What is pot prosecution good for? | Feature | Chicago Reader

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What is pot prosecution good for?

Little rhyme or reason in reefer cases

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On June 22, Alvino was in court—again. And, wanting to get out of there as soon as he could, he was looking to cut a deal.

"I work every day at a grocery store," he said. "And I can't win this."

Alvino, 30, was in the misdemeanor courthouse at 51st and Wentworth to face charges of possessing marijuana and assaulting a police officer. A few weeks earlier he'd been arrested when police were trying to break up what they described as "a large disturbance/riot/brawl" near 63rd and May.

According to the police report, Alvino approached one of the cops "with clenched fists" and declared, "I'm gonna beat the fuck out of you."

The police report states that the officer tackled Alvino, placed him under arrest, and found a baggie in his pocket containing about one gram of marijuana with an estimated street value of $5.

"It was my weed," Alvino acknowledged.

But he had a different account of his run-in with the cops: "Fighting with the police? No one does that in America. I was going to the liquor store to buy something to drink and get a blunt for my weed. Some other guys were out there fighting and they just picked me out of the crowd." He spent a day in jail before being released.

It wasn't his first run-in with the authorities. In fact, Alvino appears to be the kind of troublemaker cops want to arrest for marijuana possession just to get them off the street.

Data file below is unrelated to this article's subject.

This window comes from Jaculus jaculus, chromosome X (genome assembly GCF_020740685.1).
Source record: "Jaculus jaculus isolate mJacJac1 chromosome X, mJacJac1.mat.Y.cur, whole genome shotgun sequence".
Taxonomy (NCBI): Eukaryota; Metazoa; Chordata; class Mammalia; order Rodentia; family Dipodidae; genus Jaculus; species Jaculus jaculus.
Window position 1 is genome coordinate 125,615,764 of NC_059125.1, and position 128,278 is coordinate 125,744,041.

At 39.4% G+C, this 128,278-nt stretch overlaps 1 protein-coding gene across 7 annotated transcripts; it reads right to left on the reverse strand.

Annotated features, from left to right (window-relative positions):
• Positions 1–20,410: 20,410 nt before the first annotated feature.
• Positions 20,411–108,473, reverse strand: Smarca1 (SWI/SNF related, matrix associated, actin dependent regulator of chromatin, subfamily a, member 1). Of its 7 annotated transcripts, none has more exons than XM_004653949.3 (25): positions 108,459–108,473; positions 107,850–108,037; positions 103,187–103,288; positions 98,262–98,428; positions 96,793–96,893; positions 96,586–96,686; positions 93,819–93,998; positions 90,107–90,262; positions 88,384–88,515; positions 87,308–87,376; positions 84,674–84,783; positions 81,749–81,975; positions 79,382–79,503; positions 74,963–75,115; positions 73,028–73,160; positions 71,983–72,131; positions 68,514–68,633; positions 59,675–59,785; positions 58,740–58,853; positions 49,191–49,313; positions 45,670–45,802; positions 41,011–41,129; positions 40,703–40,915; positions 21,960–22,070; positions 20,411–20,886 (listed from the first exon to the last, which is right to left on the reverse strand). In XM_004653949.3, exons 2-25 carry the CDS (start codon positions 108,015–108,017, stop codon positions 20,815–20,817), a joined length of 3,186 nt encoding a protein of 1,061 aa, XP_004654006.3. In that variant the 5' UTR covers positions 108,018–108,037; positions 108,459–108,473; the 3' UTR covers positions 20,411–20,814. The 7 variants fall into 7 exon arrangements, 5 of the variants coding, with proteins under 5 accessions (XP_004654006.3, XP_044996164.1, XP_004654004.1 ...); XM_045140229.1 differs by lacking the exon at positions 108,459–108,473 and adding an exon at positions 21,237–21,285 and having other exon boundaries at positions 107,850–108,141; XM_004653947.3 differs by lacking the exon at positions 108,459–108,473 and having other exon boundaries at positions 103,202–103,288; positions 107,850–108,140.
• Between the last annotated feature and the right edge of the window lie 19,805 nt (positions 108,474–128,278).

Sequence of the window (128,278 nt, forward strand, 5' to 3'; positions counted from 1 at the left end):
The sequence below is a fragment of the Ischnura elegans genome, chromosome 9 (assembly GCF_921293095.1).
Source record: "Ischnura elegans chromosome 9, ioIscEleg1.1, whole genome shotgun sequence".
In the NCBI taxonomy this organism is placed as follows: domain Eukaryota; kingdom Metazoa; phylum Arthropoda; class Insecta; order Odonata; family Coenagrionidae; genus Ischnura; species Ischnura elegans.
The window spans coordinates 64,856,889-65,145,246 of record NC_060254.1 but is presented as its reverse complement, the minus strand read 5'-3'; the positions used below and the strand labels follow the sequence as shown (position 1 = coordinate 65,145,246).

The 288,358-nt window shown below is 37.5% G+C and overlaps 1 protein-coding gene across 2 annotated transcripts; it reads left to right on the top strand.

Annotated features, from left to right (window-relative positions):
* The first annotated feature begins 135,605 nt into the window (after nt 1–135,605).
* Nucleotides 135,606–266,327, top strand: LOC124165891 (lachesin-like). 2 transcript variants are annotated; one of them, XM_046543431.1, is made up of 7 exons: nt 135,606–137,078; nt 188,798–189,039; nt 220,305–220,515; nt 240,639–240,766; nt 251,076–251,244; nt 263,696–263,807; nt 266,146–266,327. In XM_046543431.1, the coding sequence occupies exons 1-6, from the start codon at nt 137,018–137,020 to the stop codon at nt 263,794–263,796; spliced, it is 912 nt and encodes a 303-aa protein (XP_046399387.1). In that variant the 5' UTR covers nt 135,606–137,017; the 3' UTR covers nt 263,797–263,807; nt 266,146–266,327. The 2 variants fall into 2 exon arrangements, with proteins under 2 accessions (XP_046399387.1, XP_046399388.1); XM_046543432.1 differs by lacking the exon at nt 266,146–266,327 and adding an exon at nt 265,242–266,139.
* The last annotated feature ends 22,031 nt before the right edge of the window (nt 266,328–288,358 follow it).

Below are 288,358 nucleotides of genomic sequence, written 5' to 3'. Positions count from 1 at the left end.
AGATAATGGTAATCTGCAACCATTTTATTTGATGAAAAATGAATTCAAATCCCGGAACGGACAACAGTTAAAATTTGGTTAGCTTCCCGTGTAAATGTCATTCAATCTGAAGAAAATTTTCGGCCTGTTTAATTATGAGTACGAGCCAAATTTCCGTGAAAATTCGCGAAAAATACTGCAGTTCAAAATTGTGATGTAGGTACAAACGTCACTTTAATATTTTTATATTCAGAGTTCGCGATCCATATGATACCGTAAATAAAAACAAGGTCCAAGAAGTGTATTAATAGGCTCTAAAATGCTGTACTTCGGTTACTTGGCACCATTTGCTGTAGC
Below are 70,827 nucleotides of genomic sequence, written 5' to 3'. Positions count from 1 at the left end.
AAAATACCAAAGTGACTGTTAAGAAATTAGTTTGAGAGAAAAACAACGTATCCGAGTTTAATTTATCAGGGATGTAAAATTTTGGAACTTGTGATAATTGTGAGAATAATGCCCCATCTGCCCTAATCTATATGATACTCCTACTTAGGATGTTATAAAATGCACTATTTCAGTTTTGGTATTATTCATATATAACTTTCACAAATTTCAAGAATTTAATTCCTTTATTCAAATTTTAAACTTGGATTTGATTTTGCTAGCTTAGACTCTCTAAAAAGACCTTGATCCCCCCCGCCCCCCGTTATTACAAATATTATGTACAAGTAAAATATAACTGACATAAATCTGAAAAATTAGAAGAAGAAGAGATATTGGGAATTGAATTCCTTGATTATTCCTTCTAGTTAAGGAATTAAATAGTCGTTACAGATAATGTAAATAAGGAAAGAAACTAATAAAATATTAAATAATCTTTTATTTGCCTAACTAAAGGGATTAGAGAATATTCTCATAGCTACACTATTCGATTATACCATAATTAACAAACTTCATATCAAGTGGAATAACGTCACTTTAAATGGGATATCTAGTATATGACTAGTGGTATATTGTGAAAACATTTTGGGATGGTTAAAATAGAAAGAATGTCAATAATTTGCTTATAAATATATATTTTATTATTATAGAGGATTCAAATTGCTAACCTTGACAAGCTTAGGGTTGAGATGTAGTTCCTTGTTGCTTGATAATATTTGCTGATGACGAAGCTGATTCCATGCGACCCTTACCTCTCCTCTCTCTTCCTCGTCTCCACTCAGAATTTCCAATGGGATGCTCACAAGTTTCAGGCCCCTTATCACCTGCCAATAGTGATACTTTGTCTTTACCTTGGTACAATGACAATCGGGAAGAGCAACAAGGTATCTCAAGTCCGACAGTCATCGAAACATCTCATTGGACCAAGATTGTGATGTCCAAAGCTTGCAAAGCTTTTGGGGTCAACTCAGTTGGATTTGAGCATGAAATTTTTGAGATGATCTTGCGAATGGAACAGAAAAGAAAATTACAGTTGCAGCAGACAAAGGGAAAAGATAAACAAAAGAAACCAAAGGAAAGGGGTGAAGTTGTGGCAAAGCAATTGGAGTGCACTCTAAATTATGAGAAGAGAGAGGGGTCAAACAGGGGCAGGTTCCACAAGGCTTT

The thing is, pot busts haven't kept Alvino out of trouble. Between 1998 and 2003, according to court records, he was charged five times with possession of marijuana and two other times with the intent to manufacture or deliver it—in other words, with dealing. He sat in jail for a couple of days on two occasions.

In 2003, Alvino was convicted of aggravated unlawful use of a weapon—that is, illegally carrying a gun. He served less than a year in state prison.

When he was released, Alvino returned to his old ways. In 2005, 2007, and twice in 2008, he was arrested and charged with marijuana possession.

And each time the arresting officers failed to show up in court and the cases were dismissed.

On his June 22 court day, Alvino had a choice: he could fight the assault charge but risk being sentenced to more time in jail, or he could accept the prosecutor's offer to plead guilty to assault in exchange for dropping the marijuana charge and walking out.

His public defender urged him to fight. But Alvino couldn't stand the thought of spending any more time in court, much less jail. He took the deal and pleaded guilty to a crime he says he never committed, adding another conviction to his record.

"I'm supposed to be at work right now," he said as he hurried out of the courtroom.

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